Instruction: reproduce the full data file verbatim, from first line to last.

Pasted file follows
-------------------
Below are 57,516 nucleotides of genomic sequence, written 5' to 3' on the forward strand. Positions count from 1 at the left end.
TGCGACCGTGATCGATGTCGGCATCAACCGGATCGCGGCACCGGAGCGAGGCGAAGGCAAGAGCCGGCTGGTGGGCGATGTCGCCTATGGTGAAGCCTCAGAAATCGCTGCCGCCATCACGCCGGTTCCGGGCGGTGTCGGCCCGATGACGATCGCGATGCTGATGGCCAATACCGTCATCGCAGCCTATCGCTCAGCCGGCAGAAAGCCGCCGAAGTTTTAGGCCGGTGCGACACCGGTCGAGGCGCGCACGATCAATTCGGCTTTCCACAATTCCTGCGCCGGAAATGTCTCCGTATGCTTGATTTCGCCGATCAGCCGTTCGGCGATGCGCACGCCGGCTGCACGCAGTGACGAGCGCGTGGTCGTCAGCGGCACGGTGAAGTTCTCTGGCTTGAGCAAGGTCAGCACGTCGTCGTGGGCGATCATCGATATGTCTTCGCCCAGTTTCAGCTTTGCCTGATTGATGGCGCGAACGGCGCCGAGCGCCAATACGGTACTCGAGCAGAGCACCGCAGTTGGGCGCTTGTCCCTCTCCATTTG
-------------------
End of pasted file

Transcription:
Below are 57,516 nucleotides of genomic sequence, written 5' to 3' on the forward strand. Positions count from 1 at the left end.
TGCGACCGTGATCGATGTCGGCATCAACCGGATCGCGGCACCGGAGCGAGGCGAAGGCAAGAGCCGGCTGGTGGGCGATGTCGCCTATGGTGAAGCCTCAGAAATCGCTGCCGCCATCACGCCGGTTCCGGGCGGTGTCGGCCCGATGACGATCGCGATGCTGATGGCCAATACCGTCATCGCAGCCTATCGCTCAGCCGGCAGAAAGCCGCCGAAGTTTTAGGCCGGTGCGACACCGGTCGAGGCGCGCACGATCAATTCGGCTTTCCACAATTCCTGCGCCGGAAATGTCTCCGTATGCTTGATTTCGCCGATCAGCCGTTCGGCGATGCGCACGCCGGCTGCACGCAGTGACGAGCGCGTGGTCGTCAGCGGCACGGTGAAGTTCTCTGGCTTGAGCAAGGTCAGCACGTCGTCGTGGGCGATCATCGATATGTCTTCGCCCAGTTTCAGCTTTGCCTGATTGATGGCGCGAACGGCGCCGAGCGCCAATACGGTACTCGAGCAGAGCACCGCAGTTGGGCGCTTGTCCCTCTCCATTTG